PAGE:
Monkeys raiding Bukit Timah homes for food, one resident tries using stuffed tiger as 'scarecrow'

Submitted by Stomper Natalie

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What can the people do?

Monkeys are terrorising a Bukit Timah neighbourhood and making residents feel like prisoners in their own homes, said a woman living there.

Stomper Natalie, who lives at Yuk Tong Avenue, shared a video of two monkeys outside her window on April 4.

"Please help," said the Stomper. "Our neighborhood is getting more monkeys trying to raid our houses.

"I just moved into this neighborhood a year ago, but I got to know from the group chat that it's getting worse now. Every day, residents would post pictures in the chat if they spotted the group of monkeys around their houses."

She said the monkeys have entered her home through the balcony when the blinds were up.

"Quite a number of the residents had their houses raided by the monkeys before," she added and shared a photo of a monkey on someone's dining table.

The Stomper said the animals took mainly food such as eggs, sweet potato and papaya.

"Someone hanged a stuffed toy tiger thinking it can actually act as a scarecrow, but in vain," recounted the Stomper.

"It's really scary though. Residents feel that they are prisoners in their own homes. We have to lock ourselves in securely. Every day, all my windows are locked. I have to step out for fresh air."

She said the residents have written to their MP and the National Parks Board (NParks) for help.

"We were told to use a broom, laser light or a loud hailer if we encounter monkeys in our house."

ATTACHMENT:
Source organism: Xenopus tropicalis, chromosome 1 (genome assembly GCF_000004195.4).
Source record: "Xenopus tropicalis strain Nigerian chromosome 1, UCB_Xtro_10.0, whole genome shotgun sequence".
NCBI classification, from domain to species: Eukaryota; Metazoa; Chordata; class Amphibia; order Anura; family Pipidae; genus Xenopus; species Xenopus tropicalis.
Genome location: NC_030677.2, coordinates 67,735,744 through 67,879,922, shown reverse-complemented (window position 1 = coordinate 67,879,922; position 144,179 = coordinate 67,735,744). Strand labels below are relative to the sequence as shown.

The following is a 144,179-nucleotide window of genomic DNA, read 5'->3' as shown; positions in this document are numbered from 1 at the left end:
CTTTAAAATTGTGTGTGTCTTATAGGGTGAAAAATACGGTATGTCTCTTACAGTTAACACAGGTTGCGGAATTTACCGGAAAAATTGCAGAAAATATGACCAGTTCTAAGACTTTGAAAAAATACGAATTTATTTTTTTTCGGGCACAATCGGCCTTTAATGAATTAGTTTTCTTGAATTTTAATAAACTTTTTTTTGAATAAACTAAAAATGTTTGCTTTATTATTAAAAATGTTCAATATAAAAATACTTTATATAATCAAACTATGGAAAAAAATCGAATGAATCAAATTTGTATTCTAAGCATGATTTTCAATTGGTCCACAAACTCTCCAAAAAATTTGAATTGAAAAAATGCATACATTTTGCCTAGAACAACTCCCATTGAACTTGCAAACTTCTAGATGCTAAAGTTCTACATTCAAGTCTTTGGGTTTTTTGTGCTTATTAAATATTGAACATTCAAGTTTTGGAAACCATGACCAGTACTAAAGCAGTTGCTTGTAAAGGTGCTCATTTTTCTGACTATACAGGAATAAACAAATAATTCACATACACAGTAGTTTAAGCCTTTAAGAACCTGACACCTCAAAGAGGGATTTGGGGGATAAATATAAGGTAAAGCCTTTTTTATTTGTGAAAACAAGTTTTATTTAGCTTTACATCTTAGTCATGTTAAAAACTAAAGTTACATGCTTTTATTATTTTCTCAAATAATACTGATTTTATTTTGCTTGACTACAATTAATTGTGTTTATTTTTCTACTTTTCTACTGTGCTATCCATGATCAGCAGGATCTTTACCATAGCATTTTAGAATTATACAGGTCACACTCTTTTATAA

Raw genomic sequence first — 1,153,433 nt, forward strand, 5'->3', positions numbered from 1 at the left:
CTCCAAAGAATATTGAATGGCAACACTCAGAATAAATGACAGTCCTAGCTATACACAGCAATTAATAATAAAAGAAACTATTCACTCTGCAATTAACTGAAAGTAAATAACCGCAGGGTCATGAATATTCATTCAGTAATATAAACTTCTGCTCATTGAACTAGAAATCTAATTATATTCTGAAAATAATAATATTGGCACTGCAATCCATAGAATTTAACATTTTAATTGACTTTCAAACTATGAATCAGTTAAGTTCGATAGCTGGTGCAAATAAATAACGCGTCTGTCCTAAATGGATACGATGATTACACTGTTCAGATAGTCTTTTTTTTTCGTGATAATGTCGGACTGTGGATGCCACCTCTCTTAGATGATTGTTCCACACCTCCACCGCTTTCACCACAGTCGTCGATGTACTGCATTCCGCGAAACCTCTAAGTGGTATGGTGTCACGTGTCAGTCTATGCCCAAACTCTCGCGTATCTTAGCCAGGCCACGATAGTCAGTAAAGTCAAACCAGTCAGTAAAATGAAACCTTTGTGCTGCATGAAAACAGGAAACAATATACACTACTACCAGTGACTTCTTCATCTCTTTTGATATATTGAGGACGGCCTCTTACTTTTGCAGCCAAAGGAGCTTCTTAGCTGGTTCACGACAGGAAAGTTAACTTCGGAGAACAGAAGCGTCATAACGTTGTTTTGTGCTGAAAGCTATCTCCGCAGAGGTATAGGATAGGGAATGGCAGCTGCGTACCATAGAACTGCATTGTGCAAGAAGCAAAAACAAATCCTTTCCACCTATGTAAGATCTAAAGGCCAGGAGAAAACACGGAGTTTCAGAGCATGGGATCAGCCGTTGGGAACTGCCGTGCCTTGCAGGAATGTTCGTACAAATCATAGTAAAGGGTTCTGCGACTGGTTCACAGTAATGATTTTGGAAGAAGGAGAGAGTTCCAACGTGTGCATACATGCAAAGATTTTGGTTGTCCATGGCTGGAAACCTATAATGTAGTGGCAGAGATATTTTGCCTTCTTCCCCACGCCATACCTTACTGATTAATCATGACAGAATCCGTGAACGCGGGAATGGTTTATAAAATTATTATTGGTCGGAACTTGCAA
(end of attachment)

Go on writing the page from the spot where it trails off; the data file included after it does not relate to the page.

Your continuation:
Earlier this month, Stomp reported that an enrichment centre for pre-schoolers in the same area was worried for the safety of the children after monkeys started "creating a disturbance" there.

The monkeys are likely long-tailed macaques from the nearby Bukit Timah Nature Reserve.

In response to a Stomp query, Dr Adrian Loo, Group Director, Wildlife Management, National Parks Board (NParks) said: "NParks adopts a community- and science-based approach to managing wildlife in Singapore.

"Since 2022, NParks has received about 50 feedback cases on long-tailed macaques around Beauty World MRT.

"We have been conducting mitigation measures around that area, such as monkey guarding, trapping operations and engaging residents on steps that they can take to minimise macaque intrusion."

"Long-tailed macaques are forest fringe creatures which move between forest patches in search of food and territory. In areas where there are macaque encounters, targeted mitigation measures such as reducing the availability of food are implemented.

"This includes enforcing against the feeding of wildlife, ensuring proper waste disposal, harvesting fruit trees, installing monkey-proof fittings, conducting monkey guarding, and translocating individuals monkeys where appropriate.

"Long-term population control measures such as sterilisation are being carefully studied and will be implemented where appropriate.

"NParks also carries out population surveys and research studies to understand the distribution of wildlife throughout Singapore’s nature areas. This helps NParks identify areas that may require mitigation measures, such as habitat modification; and implement outreach and engagement programmes for residents living near green spaces, on how to minimise home intrusions.

"If macaques approach you in the open, remain calm and quiet and do not make any sudden movements or maintain eye contact with them. Instead, look away and back off slowly. Keep away from the area until they have left.

"Macaques also associate plastic bags with presence of food and will try to snatch them upon sight. We advise members of public to keep plastic bags out of macaques’ sight when spotted.

"Members of the public may also call the 24-hour Animal Response Centre at 1800-476-1600."